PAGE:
Also, remember that retention tactics aren't always defined as "benefits" and there are creative ways to retain employees. Jessica Totman, Paychex HR consultant, believes that recognition, appreciation, and encouragement are also important components of employee retention. Creative employee retention ideas can simply reinforce a desired workplace culture favoring diversity, support, and fairness. In this way, each employee can feel empowered with the opportunity to advance, learn, and feel like they're contributing to the company's success.

Some relatively low-cost company retention strategies include:

Onsite health and wellness support: To help employees become happier and more productive in the workplace, adding the benefit of corporate support for health and wellness goals can be highly effective. Implementing health and wellness programs at work may also reduce employee tardiness and absenteeism, plus it may help save as much as $1 for every $3 spent on health care premiums, according to an International Foundation of Employee Benefit Plans report.

Employee-paid supplemental benefits: If your current employee benefit plan covers just the basics of healthcare and retirement, you can augment these benefits. Supplemental benefits give employees the chance to buy extra insurance like dental, vision, and life insurance policies at group discount rates. Employees choose what they want and contribute out of their own paychecks via payroll deduction.

Self-service benefits and payroll 24/7: Today's employee is on-the-go, trying to find balance between the demands of a professional and personal life. To help add a perk to your current benefits, allow them to access benefits and payroll information from a secure web-based portal. Give employees the option to view pay stubs, set up direct deposits, and get important benefits information when it's most convenient for them.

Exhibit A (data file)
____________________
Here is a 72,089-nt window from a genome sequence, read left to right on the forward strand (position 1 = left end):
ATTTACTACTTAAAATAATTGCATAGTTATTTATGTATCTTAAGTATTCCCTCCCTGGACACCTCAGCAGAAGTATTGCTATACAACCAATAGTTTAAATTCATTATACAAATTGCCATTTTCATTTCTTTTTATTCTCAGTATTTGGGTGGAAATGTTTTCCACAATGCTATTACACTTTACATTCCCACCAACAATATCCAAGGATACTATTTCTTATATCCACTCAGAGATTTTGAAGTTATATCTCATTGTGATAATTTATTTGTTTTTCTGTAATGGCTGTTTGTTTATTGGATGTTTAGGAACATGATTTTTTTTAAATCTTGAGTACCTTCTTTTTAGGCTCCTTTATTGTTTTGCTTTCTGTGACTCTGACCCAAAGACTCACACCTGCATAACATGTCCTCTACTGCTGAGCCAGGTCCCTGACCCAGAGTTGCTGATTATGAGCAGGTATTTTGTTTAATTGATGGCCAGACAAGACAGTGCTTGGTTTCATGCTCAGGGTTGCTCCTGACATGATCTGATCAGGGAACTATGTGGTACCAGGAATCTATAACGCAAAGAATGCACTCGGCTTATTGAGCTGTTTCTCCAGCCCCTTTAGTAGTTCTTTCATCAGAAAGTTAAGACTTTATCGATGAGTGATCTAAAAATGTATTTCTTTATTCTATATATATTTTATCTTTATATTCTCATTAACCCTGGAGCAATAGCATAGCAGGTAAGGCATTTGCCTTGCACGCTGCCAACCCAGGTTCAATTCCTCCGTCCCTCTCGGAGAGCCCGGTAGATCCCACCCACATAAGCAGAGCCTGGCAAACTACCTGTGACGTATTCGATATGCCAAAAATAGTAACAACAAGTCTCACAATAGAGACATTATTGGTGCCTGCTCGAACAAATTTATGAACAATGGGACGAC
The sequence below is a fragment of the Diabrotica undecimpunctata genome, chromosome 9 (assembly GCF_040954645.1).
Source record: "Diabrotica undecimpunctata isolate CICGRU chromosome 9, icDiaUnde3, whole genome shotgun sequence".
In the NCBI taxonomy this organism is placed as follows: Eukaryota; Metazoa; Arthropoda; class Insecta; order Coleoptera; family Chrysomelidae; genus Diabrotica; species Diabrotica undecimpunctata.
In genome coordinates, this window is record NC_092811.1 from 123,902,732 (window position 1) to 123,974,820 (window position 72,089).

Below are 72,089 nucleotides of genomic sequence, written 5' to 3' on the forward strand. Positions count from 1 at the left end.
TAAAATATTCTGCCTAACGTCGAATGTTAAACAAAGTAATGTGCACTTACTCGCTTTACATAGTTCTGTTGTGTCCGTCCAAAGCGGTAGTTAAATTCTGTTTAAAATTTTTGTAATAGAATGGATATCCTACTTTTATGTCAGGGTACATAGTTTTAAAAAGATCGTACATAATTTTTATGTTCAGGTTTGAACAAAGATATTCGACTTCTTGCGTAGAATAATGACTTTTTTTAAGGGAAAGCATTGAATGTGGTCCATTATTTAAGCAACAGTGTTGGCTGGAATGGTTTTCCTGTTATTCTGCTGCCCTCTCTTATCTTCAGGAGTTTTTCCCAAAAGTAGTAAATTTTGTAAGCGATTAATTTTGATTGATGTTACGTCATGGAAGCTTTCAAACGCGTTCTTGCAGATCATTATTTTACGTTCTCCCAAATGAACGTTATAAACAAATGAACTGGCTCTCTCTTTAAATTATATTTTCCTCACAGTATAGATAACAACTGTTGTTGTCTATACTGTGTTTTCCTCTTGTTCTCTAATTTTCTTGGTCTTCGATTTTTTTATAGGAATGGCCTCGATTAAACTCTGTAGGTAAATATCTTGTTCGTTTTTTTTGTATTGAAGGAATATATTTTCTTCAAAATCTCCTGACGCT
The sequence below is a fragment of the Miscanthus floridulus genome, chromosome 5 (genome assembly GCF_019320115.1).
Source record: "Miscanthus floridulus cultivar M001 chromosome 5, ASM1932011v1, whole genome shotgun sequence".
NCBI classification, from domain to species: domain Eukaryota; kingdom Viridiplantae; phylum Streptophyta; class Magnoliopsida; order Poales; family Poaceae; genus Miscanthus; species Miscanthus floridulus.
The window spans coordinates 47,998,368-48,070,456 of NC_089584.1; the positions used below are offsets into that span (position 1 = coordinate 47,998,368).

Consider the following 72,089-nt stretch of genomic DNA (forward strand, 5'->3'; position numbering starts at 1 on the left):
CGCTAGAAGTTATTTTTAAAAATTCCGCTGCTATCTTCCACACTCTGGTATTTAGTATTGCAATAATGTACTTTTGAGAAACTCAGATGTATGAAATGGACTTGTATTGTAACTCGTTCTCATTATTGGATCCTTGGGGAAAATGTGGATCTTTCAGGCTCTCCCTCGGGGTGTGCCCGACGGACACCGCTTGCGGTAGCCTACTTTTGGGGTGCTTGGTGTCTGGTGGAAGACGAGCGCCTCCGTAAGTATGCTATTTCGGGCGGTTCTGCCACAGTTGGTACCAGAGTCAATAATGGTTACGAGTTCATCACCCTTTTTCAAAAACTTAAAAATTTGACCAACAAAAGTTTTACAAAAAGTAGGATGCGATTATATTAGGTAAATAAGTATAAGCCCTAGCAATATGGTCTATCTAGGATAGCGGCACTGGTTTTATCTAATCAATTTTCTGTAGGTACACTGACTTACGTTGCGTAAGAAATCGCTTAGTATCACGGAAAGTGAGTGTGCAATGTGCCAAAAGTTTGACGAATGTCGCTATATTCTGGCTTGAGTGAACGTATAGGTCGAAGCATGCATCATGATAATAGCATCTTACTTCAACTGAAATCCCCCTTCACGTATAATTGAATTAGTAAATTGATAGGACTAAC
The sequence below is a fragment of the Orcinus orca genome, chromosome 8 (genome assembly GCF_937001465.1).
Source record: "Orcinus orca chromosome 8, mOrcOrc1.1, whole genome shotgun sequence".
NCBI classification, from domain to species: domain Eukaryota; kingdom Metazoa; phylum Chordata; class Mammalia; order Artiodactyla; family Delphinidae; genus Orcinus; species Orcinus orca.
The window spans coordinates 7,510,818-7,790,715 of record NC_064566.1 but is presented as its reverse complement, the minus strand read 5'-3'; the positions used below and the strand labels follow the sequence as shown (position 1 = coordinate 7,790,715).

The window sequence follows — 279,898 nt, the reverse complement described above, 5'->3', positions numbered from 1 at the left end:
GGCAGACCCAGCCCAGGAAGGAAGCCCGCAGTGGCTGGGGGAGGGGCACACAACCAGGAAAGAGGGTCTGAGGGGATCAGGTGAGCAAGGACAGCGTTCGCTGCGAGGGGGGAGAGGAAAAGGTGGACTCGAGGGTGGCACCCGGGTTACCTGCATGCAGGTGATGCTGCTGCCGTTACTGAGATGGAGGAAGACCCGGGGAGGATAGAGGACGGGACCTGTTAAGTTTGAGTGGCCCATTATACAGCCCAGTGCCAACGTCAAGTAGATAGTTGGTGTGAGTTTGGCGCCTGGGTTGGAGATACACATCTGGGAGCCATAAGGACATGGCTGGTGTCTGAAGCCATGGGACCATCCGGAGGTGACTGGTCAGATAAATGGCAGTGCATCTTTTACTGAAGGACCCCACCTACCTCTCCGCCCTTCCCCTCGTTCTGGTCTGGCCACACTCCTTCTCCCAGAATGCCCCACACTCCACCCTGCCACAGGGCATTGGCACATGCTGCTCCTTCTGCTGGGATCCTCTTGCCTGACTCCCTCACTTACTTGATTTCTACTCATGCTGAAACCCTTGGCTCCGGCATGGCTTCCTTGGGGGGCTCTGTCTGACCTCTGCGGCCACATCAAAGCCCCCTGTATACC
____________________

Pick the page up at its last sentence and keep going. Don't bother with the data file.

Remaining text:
Corporate-sponsored celebrations: Enjoying the fruits of labor is one of the benefits of teamwork. Your business can make it a point to thank your hard-working employees on a regular basis with celebrations. They can be as involved as something such as planned activities or entertainment, or they can consist of employee downtime.

Using Non-Traditional Benefits for Employee Retention

Another source of retention strategies comes from non-traditional benefits. According to the Paychex 2021 Pulse of HR Survey, some of the top benefits, both traditional and unique, offered included:

  • Health insurance
  • Parental leave
  • Retirement plans
  • Life insurance
  • Telecommuting/remote work

Take a look at your workforce to determine which of these items makes the most sense for your company, both financially and from a utilization standpoint.

Find Additional Retention Ideas Through Employee Feedback

Employees may value feedback centered on their individual performance as well as opportunities to share knowledge with the executive team. Employees may also appreciate having a say (within reasonable guidelines) about the company's future direction. The more a business shares with employees, the stronger the bond may be between them. When people are given an honest view of the company's big picture — its current strategies and long-range vision — they may feel greater motivation to do work that makes a difference to the business. It can be a powerful method for tying individuals to an organization and nurturing loyalty.

For business owners who are unsure of what it will take to motivate employees to stay, seeking feedback can be useful. Townhall meetings or employee surveys can help determine how receptive the workforce would be to proposed changes. Exit surveys can also provide a wealth of information about areas of dissatisfaction that ultimately caused an employee to seek out other opportunities.

Keep in mind that employees may want to provide feedback, but may feel uncomfortable doing so. Adding safe and anonymous channels for employees to provide feedback can help an employer gather valuable information from hesitant employees. Anonymous polls, suggestion boxes, or an anonymous email inbox can all do the trick.

The Top Employee Retention Benefits

What makes employees stay or leave? Employees who experience satisfaction and happiness at their workplace are more likely to want to remain there. The following chart represents various retention benefits that make employees happy on a scale of 1-10, with 10 indicating they would stay and 1 indicating they would leave.

Inexpensive, quality health care — 7.95

Bonuses — 7.93

Paid sick days — 7.64

Work-from-home days — 7.54

Flexible schedules — 7.50

Unlimited/flexible time off — 7.41

Dental plan — 7.22

401(k) matching — 7.16

Paid training or tuition reimbursement — 6.99

Vision plan — 6.63

Additional Strategies To Boost Engagement and Commitment